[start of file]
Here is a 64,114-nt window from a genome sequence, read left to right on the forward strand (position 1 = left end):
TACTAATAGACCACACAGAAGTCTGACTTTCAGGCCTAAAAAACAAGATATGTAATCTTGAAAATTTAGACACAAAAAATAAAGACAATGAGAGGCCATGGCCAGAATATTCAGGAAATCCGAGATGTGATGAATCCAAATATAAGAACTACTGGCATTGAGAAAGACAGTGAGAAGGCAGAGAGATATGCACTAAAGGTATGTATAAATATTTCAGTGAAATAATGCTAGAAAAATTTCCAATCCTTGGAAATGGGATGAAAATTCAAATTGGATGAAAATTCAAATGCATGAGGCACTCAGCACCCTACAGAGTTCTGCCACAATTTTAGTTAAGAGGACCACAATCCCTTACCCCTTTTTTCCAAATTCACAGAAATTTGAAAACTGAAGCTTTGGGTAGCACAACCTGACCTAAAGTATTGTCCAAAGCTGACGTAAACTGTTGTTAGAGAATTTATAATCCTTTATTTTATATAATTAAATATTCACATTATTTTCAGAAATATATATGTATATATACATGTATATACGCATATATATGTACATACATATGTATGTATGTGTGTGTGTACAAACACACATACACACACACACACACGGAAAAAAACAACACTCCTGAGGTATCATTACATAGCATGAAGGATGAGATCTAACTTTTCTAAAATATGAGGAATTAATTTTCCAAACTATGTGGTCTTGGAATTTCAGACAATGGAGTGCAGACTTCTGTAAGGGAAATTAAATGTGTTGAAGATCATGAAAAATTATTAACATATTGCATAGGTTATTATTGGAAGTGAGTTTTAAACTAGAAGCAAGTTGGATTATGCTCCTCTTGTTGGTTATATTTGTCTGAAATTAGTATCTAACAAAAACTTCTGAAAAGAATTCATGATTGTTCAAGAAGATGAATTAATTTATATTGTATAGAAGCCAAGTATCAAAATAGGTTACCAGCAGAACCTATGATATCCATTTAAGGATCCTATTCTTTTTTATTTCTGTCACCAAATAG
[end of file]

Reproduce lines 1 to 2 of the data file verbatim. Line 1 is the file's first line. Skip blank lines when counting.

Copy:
Here is a 64,114-nt window from a genome sequence, read left to right on the forward strand (position 1 = left end):
TACTAATAGACCACACAGAAGTCTGACTTTCAGGCCTAAAAAACAAGATATGTAATCTTGAAAATTTAGACACAAAAAATAAAGACAATGAGAGGCCATGGCCAGAATATTCAGGAAATCCGAGATGTGATGAATCCAAATATAAGAACTACTGGCATTGAGAAAGACAGTGAGAAGGCAGAGAGATATGCACTAAAGGTATGTATAAATATTTCAGTGAAATAATGCTAGAAAAATTTCCAATCCTTGGAAATGGGATGAAAATTCAAATTGGATGAAAATTCAAATGCATGAGGCACTCAGCACCCTACAGAGTTCTGCCACAATTTTAGTTAAGAGGACCACAATCCCTTACCCCTTTTTTCCAAATTCACAGAAATTTGAAAACTGAAGCTTTGGGTAGCACAACCTGACCTAAAGTATTGTCCAAAGCTGACGTAAACTGTTGTTAGAGAATTTATAATCCTTTATTTTATATAATTAAATATTCACATTATTTTCAGAAATATATATGTATATATACATGTATATACGCATATATATGTACATACATATGTATGTATGTGTGTGTGTACAAACACACATACACACACACACACACGGAAAAAAACAACACTCCTGAGGTATCATTACATAGCATGAAGGATGAGATCTAACTTTTCTAAAATATGAGGAATTAATTTTCCAAACTATGTGGTCTTGGAATTTCAGACAATGGAGTGCAGACTTCTGTAAGGGAAATTAAATGTGTTGAAGATCATGAAAAATTATTAACATATTGCATAGGTTATTATTGGAAGTGAGTTTTAAACTAGAAGCAAGTTGGATTATGCTCCTCTTGTTGGTTATATTTGTCTGAAATTAGTATCTAACAAAAACTTCTGAAAAGAATTCATGATTGTTCAAGAAGATGAATTAATTTATATTGTATAGAAGCCAAGTATCAAAATAGGTTACCAGCAGAACCTATGATATCCATTTAAGGATCCTATTCTTTTTTATTTCTGTCACCAAATAG